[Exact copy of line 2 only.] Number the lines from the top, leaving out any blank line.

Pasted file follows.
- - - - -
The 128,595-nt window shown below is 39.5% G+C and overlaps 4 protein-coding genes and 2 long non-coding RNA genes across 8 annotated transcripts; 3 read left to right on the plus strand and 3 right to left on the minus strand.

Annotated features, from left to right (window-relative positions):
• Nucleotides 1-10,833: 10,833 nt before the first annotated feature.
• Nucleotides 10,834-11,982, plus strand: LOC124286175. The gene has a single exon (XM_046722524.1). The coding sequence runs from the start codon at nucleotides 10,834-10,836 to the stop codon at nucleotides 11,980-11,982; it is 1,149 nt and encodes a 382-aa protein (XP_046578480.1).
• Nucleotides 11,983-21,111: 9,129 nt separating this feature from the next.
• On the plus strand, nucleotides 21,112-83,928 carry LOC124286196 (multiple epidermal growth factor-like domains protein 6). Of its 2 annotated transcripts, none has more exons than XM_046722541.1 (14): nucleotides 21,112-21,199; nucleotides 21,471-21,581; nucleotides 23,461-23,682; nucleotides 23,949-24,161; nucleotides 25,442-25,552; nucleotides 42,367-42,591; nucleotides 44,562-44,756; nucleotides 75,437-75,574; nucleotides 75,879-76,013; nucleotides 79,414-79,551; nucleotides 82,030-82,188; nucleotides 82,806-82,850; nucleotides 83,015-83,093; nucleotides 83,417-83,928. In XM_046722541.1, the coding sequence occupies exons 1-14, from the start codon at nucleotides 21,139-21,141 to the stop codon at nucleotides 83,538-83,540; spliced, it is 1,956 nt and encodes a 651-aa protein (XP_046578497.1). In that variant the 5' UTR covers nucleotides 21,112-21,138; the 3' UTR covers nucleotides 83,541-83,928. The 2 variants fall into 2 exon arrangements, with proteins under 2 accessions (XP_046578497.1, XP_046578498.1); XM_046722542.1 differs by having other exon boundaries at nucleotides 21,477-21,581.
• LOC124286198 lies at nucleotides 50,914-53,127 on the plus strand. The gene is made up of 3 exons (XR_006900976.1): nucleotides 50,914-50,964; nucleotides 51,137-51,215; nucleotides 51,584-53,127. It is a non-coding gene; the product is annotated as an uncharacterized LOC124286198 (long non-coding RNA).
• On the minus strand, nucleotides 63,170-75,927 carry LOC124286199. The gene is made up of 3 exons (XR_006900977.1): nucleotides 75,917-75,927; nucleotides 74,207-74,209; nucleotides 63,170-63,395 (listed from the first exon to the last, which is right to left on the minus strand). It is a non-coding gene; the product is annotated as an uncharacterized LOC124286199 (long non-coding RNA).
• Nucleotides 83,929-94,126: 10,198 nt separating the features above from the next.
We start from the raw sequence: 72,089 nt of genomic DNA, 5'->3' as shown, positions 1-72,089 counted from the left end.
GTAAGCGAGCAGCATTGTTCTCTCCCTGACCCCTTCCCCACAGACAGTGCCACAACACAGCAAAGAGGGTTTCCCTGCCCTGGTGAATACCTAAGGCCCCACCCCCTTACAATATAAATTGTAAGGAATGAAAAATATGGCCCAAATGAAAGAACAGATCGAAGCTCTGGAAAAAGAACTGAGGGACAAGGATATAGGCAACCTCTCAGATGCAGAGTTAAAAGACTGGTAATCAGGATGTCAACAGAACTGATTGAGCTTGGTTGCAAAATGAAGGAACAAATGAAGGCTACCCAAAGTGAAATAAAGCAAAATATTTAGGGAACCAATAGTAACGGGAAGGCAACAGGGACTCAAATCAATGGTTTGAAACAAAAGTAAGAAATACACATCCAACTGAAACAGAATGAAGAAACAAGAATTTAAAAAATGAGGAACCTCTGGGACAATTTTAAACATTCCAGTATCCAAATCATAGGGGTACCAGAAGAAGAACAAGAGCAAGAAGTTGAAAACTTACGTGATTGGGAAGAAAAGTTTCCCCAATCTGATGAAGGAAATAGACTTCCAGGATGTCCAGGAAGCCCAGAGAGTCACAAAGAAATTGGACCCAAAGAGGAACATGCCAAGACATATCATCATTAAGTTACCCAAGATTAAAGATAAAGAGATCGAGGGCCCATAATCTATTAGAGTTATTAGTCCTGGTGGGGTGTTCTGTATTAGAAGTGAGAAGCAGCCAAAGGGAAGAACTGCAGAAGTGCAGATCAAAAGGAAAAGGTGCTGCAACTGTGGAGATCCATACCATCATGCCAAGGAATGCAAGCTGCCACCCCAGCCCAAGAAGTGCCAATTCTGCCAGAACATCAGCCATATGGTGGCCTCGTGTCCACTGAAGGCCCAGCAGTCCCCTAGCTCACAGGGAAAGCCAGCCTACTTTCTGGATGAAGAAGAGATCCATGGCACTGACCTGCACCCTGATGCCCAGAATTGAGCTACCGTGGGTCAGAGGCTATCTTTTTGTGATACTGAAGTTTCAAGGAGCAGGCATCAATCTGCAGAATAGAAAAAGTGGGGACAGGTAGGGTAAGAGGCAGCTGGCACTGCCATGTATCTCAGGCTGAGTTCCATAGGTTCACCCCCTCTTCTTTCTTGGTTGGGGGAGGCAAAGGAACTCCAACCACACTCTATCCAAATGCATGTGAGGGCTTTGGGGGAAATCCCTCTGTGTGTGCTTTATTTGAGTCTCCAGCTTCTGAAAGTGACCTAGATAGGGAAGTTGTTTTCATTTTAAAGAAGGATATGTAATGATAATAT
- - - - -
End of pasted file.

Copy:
Annotated features, from left to right (window-relative positions):